In this article, I will take a quick look at Spartan Energy Corp’s (TSE:SPE) recent ownership structure – an unconventional investing subject, but an important one. When it comes to ownership structure of a company, the impact has been observed in both the long-and short-term performance of shares. Different types of investors can have varying degrees of influence on a company’s management team. For example, an active institutional investor may be more likely to hold a company accountable for certain actions whereas a passive fund will move in and out of stocks without regards to corporate governance. The implications of these institutions’ actions can either benefit or hinder individual investors, so it is important to understand the ownership composition of your stock investment. Therefore, I will take a look at SPE’s shareholders in more detail.
Institutional OwnershipSPE’s 49.43% institutional ownership seems enough to cause large share price movements in the case of significant share sell-off or acquisitions by institutions, particularly when there is a low level of public shares available on the market to trade. Although SPE has a high institutional ownership, such stock moves, in the short-term, are more commonly linked to a particular type of active institutional investors – hedge funds. In the case of SPE, investors need not worry about such volatility considering active hedge funds don’t have a significant stake. However, we should dig deeper into SPE’s ownership structure and find out how other key ownership classes can affect its investment profile.
Insider OwnershipI find insiders are an important group of stakeholders, who are directly involved in making key decisions related to the use of capital. In essence, insider ownership is more about the alignment of shareholders’ interests with the management. 10.15% ownership of SPE insiders is large enough to make an impact on shareholder returns. In general, this level of insider ownership has negatively affected underperforming (consistently low PE ratio) companies and positively affected the companies that outperform (consistently high PE ratio). It’s also interesting to learn what SPE insiders have been doing with their shareholdings lately. Insider buying may be a sign of upbeat future expectations, however, selling doesn’t necessarily mean the opposite as insiders may be motivated by their personal financial needs.
General Public OwnershipA substantial ownership of 40.42% in SPE is held by the general public. This size of ownership gives retail investors collective power in deciding on major policy decisions such as executive compensation, appointment of directors and acquisitions of businesses.
The company’s high institutional ownership makes margin of safety a very important consideration to existing investors since long bull and bear trends often emerge when these big-ticket investors see a change in long-term potential of the company. This will allow investors to reduce the impact of non-fundamental factors, such as volatile block trading impact on their portfolio value. However, if you are building an investment case for SPE, ownership structure alone should not dictate your decision to buy or sell the stock. Instead, you should be evaluating company-specific factors such as Spartan Energy’s past track record and financial health. I urge you to complete your research by taking a look at the following:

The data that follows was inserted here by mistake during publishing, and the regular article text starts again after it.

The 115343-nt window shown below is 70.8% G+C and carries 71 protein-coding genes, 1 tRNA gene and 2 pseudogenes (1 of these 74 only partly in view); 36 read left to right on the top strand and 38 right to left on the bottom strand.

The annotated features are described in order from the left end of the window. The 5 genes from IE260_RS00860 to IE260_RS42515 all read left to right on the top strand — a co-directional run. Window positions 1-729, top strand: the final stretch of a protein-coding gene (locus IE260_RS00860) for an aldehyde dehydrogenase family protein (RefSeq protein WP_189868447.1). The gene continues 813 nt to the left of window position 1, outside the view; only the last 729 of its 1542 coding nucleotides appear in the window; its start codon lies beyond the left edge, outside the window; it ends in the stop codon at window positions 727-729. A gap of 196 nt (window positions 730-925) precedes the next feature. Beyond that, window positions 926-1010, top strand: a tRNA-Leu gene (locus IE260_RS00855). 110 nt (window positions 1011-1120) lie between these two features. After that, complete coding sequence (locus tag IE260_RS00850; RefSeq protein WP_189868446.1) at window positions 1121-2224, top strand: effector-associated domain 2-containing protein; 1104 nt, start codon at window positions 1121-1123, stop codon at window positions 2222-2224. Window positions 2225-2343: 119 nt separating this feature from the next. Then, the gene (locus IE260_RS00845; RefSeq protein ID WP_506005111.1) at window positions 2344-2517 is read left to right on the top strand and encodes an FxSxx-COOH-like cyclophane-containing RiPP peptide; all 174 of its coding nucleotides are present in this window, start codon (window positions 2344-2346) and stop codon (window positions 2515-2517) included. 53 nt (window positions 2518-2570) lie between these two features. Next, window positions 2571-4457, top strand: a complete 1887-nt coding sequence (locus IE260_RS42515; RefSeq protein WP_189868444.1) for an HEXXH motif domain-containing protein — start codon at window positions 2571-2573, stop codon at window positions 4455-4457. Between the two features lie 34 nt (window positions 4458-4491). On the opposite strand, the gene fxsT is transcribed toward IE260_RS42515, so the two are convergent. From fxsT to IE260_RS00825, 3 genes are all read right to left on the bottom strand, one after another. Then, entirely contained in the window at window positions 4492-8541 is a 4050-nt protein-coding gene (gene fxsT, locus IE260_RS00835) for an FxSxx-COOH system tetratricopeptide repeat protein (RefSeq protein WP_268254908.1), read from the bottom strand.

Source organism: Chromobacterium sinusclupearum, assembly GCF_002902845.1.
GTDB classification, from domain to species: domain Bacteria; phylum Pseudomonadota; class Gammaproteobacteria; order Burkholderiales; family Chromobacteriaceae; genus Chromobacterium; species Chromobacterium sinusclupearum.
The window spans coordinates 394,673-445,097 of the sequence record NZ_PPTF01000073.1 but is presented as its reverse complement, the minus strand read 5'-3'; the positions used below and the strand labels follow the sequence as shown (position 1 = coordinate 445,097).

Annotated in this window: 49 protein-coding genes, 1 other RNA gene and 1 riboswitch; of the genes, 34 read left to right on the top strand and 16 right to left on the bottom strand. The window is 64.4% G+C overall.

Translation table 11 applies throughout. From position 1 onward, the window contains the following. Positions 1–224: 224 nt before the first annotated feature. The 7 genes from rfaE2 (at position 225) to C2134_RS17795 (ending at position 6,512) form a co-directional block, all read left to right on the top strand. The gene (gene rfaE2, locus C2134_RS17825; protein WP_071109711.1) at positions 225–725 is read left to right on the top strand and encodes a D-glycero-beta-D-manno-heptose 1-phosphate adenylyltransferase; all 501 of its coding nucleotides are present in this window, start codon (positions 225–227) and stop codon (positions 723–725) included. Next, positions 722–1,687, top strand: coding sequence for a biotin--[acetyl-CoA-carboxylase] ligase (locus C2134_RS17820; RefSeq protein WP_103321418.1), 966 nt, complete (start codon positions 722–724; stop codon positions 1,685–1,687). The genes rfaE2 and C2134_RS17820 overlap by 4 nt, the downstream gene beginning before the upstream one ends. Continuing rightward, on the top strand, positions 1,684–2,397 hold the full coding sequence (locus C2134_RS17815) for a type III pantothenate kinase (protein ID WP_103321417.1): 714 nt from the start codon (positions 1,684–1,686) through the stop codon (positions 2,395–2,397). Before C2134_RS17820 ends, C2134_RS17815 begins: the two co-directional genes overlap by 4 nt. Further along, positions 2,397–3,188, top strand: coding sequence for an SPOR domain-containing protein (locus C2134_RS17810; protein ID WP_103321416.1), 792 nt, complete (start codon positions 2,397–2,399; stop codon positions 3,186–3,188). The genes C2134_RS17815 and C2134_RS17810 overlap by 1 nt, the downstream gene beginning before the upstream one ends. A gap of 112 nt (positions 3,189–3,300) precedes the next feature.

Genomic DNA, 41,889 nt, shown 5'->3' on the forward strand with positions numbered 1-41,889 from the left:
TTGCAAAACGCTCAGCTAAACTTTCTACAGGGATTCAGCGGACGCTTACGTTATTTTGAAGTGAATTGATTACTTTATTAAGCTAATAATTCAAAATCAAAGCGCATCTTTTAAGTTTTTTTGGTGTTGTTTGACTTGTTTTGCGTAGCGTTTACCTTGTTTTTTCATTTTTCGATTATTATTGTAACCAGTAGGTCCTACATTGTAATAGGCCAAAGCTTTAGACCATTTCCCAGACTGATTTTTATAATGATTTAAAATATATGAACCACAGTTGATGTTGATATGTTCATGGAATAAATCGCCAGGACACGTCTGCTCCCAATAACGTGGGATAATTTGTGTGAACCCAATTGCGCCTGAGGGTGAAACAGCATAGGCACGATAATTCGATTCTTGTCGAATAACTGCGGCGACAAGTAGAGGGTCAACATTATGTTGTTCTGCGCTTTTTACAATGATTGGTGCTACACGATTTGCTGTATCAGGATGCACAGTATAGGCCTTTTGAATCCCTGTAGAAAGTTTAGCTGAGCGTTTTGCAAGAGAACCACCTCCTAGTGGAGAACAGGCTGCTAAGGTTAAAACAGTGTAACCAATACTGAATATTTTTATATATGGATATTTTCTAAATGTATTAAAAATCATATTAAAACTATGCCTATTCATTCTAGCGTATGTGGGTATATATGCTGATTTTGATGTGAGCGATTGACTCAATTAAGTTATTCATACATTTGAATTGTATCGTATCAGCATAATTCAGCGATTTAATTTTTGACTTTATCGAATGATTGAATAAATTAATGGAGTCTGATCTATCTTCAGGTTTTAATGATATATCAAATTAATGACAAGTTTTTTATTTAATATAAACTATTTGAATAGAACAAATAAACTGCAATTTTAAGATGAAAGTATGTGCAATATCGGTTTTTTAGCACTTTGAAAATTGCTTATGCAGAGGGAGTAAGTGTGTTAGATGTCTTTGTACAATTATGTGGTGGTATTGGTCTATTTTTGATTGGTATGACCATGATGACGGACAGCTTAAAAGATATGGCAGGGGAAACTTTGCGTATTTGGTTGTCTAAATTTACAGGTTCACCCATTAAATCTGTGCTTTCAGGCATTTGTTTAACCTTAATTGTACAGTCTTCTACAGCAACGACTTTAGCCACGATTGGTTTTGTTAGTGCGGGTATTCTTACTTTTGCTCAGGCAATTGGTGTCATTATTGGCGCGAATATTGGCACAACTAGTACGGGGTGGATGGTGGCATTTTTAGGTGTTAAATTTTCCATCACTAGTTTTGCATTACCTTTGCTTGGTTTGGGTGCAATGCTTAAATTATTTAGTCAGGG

- Financial Health: Are SPE’s operations financially sustainable? Balance sheets can be hard to analyze, which is why we’ve done it for you. Check out our financial health checks here.
- Past Track Record: Has SPE been consistently performing well irrespective of the ups and downs in the market? Go into more detail in the past performance analysis and take a look at the free visual representations of SPE’s historicals for more clarity.
- Other High-Performing Stocks: Are there other stocks that provide better prospects with proven track records? Explore our free list of these great stocks here.
NB: Figures in this article are calculated using data from the last twelve months, which refer to the 12-month period ending on the last date of the month the financial statement is dated. This may not be consistent with full year annual report figures.
To help readers see past the short term volatility of the financial market, we aim to bring you a long-term focused research analysis purely driven by fundamental data. Note that our analysis does not factor in the latest price-sensitive company announcements.
The author is an independent contributor and at the time of publication had no position in the stocks mentioned. For errors that warrant correction please contact the editor at firstname.lastname@example.org.